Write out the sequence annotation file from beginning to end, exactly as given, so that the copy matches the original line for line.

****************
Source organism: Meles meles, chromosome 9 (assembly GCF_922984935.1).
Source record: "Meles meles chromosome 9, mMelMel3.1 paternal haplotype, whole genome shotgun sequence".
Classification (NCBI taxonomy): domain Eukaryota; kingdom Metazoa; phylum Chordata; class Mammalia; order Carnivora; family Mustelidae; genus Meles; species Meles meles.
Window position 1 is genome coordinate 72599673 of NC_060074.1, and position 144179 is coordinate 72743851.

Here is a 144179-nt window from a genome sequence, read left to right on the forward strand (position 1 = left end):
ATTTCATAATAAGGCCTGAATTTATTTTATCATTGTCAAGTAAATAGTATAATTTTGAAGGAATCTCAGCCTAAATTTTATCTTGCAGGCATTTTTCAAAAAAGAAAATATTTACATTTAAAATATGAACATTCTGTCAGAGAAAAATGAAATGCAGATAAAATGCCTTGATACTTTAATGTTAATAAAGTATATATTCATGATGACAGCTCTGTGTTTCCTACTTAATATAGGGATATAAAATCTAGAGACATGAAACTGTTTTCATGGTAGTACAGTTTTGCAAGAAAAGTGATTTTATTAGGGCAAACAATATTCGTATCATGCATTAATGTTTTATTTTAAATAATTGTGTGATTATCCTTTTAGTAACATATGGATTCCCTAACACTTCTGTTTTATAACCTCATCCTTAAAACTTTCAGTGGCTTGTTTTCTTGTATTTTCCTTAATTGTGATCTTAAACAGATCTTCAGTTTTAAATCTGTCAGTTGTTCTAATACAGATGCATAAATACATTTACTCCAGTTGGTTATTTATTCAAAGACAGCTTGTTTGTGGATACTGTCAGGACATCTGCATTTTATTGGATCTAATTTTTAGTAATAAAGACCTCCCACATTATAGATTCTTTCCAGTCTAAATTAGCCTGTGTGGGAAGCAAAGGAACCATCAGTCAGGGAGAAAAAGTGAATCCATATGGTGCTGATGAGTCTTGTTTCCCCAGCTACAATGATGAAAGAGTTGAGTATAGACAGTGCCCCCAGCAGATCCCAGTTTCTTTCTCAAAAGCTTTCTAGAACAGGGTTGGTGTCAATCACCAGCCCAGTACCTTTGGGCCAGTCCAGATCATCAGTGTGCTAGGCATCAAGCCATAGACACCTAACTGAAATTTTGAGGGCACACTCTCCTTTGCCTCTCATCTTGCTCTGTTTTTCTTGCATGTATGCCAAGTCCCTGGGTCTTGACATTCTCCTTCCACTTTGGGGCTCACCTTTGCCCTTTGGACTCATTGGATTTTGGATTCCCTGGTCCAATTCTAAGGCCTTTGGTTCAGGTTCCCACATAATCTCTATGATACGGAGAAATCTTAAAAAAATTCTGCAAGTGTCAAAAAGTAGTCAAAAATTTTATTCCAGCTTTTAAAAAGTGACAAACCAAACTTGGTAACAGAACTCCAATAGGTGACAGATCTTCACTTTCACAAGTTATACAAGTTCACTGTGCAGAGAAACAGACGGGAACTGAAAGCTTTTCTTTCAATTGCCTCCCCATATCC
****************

Source organism: Meles meles, chromosome 9 (assembly GCF_922984935.1).
Source record: "Meles meles chromosome 9, mMelMel3.1 paternal haplotype, whole genome shotgun sequence".
Classification (NCBI taxonomy): domain Eukaryota; kingdom Metazoa; phylum Chordata; class Mammalia; order Carnivora; family Mustelidae; genus Meles; species Meles meles.
Window position 1 is genome coordinate 72599673 of NC_060074.1, and position 144179 is coordinate 72743851.

Here is a 144179-nt window from a genome sequence, read left to right on the forward strand (position 1 = left end):
ATTTCATAATAAGGCCTGAATTTATTTTATCATTGTCAAGTAAATAGTATAATTTTGAAGGAATCTCAGCCTAAATTTTATCTTGCAGGCATTTTTCAAAAAAGAAAATATTTACATTTAAAATATGAACATTCTGTCAGAGAAAAATGAAATGCAGATAAAATGCCTTGATACTTTAATGTTAATAAAGTATATATTCATGATGACAGCTCTGTGTTTCCTACTTAATATAGGGATATAAAATCTAGAGACATGAAACTGTTTTCATGGTAGTACAGTTTTGCAAGAAAAGTGATTTTATTAGGGCAAACAATATTCGTATCATGCATTAATGTTTTATTTTAAATAATTGTGTGATTATCCTTTTAGTAACATATGGATTCCCTAACACTTCTGTTTTATAACCTCATCCTTAAAACTTTCAGTGGCTTGTTTTCTTGTATTTTCCTTAATTGTGATCTTAAACAGATCTTCAGTTTTAAATCTGTCAGTTGTTCTAATACAGATGCATAAATACATTTACTCCAGTTGGTTATTTATTCAAAGACAGCTTGTTTGTGGATACTGTCAGGACATCTGCATTTTATTGGATCTAATTTTTAGTAATAAAGACCTCCCACATTATAGATTCTTTCCAGTCTAAATTAGCCTGTGTGGGAAGCAAAGGAACCATCAGTCAGGGAGAAAAAGTGAATCCATATGGTGCTGATGAGTCTTGTTTCCCCAGCTACAATGATGAAAGAGTTGAGTATAGACAGTGCCCCCAGCAGATCCCAGTTTCTTTCTCAAAAGCTTTCTAGAACAGGGTTGGTGTCAATCACCAGCCCAGTACCTTTGGGCCAGTCCAGATCATCAGTGTGCTAGGCATCAAGCCATAGACACCTAACTGAAATTTTGAGGGCACACTCTCCTTTGCCTCTCATCTTGCTCTGTTTTTCTTGCATGTATGCCAAGTCCCTGGGTCTTGACATTCTCCTTCCACTTTGGGGCTCACCTTTGCCCTTTGGACTCATTGGATTTTGGATTCCCTGGTCCAATTCTAAGGCCTTTGGTTCAGGTTCCCACATAATCTCTATGATACGGAGAAATCTTAAAAAAATTCTGCAAGTGTCAAAAAGTAGTCAAAAATTTTATTCCAGCTTTTAAAAAGTGACAAACCAAACTTGGTAACAGAACTCCAATAGGTGACAGATCTTCACTTTCACAAGTTATACAAGTTCACTGTGCAGAGAAACAGACGGGAACTGAAAGCTTTTCTTTCAATTGCCTCCCCATATCC